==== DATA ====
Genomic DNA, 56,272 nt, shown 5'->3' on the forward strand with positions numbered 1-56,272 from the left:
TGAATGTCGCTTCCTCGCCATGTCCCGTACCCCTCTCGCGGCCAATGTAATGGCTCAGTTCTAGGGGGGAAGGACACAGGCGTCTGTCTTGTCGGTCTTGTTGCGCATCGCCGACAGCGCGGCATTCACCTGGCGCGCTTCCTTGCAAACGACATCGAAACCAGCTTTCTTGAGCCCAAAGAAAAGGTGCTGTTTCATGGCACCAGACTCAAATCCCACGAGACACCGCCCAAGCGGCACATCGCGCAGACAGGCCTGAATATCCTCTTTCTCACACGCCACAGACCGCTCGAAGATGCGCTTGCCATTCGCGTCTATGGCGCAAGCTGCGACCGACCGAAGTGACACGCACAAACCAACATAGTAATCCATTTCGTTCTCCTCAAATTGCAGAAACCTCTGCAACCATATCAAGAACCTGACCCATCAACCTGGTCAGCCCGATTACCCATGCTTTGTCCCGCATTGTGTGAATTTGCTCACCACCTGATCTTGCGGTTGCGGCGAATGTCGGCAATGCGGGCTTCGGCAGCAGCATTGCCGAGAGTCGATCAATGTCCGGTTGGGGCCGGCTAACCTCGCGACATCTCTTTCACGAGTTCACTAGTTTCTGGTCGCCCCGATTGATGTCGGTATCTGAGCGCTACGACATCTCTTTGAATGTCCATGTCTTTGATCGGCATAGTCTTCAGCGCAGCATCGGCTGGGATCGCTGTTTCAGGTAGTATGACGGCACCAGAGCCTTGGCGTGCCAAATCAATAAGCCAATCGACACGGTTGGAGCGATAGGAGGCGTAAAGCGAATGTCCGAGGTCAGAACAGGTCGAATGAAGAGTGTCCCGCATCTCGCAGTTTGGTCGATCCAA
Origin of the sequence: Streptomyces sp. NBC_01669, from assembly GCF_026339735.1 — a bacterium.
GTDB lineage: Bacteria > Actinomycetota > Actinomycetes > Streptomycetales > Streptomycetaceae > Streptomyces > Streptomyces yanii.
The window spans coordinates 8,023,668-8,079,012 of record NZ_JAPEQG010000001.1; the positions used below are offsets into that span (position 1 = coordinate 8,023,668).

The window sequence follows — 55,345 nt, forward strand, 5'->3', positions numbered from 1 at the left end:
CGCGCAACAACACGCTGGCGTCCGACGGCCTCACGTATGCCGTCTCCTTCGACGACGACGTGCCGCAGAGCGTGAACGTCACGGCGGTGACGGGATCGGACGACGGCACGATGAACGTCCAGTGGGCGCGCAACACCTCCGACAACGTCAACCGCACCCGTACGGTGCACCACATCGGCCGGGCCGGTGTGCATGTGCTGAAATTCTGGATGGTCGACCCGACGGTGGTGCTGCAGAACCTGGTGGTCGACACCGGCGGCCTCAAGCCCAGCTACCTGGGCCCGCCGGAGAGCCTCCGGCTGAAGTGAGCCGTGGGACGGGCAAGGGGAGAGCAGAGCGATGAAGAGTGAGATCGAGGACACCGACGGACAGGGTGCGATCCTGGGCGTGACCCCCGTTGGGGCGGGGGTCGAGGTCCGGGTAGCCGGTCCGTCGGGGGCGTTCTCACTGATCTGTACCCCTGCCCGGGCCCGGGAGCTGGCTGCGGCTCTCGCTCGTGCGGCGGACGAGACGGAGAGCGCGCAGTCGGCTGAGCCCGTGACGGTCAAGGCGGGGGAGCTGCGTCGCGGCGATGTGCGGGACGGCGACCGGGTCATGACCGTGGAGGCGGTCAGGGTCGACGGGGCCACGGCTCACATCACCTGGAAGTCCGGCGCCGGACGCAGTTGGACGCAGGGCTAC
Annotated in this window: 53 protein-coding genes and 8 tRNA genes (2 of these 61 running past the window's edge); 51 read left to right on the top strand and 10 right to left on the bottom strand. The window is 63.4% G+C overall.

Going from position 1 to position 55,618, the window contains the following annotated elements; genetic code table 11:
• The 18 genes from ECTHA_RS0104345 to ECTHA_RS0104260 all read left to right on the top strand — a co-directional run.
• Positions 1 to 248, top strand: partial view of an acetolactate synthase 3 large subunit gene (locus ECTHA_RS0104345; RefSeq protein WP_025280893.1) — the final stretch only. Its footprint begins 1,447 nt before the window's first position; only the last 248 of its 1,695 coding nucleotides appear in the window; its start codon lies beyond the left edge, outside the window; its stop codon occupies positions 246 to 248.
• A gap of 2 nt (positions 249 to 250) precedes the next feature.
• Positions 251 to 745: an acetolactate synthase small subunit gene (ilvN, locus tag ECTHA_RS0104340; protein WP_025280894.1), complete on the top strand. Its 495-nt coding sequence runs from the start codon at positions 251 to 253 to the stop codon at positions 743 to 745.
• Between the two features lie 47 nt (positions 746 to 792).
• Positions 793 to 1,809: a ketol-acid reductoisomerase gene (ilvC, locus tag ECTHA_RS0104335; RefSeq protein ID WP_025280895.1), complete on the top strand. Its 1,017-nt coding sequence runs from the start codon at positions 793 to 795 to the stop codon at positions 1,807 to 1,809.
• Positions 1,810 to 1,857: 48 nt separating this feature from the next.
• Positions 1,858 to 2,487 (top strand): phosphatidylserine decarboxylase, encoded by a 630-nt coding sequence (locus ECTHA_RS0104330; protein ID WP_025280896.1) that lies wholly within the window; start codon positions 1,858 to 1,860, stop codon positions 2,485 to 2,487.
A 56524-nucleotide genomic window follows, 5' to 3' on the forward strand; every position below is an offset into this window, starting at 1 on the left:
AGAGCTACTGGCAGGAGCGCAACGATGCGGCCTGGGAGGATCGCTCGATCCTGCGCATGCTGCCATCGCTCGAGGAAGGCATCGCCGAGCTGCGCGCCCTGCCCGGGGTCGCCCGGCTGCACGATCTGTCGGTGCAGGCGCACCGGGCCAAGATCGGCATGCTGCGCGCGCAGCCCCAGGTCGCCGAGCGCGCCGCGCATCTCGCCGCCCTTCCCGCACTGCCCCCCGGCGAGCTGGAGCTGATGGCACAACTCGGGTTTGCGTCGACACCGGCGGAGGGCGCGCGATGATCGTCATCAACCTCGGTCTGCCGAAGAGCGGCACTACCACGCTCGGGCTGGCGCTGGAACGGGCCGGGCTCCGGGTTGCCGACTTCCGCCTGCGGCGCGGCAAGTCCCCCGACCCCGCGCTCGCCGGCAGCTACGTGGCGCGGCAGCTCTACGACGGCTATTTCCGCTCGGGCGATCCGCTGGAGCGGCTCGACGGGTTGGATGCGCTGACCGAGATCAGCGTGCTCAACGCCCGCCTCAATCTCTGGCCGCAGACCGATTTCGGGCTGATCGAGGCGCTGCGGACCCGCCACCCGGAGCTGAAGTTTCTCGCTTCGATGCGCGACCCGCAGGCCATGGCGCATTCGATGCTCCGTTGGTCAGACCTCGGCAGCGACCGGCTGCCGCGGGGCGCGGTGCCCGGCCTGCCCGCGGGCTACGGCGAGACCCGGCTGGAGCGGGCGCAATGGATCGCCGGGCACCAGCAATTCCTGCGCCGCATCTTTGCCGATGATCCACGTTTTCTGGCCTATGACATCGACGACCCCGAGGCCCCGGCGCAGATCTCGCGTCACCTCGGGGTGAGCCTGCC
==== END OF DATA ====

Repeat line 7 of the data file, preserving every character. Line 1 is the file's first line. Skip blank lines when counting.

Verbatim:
CGCGCAACAACACGCTGGCGTCCGACGGCCTCACGTATGCCGTCTCCTTCGACGACGACGTGCCGCAGAGCGTGAACGTCACGGCGGTGACGGGATCGGACGACGGCACGATGAACGTCCAGTGGGCGCGCAACACCTCCGACAACGTCAACCGCACCCGTACGGTGCACCACATCGGCCGGGCCGGTGTGCATGTGCTGAAATTCTGGATGGTCGACCCGACGGTGGTGCTGCAGAACCTGGTGGTCGACACCGGCGGCCTCAAGCCCAGCTACCTGGGCCCGCCGGAGAGCCTCCGGCTGAAGTGAGCCGTGGGACGGGCAAGGGGAGAGCAGAGCGATGAAGAGTGAGATCGAGGACACCGACGGACAGGGTGCGATCCTGGGCGTGACCCCCGTTGGGGCGGGGGTCGAGGTCCGGGTAGCCGGTCCGTCGGGGGCGTTCTCACTGATCTGTACCCCTGCCCGGGCCCGGGAGCTGGCTGCGGCTCTCGCTCGTGCGGCGGACGAGACGGAGAGCGCGCAGTCGGCTGAGCCCGTGACGGTCAAGGCGGGGGAGCTGCGTCGCGGCGATGTGCGGGACGGCGACCGGGTCATGACCGTGGAGGCGGTCAGGGTCGACGGGGCCACGGCTCACATCACCTGGAAGTCCGGCGCCGGACGCAGTTGGACGCAGGGCTAC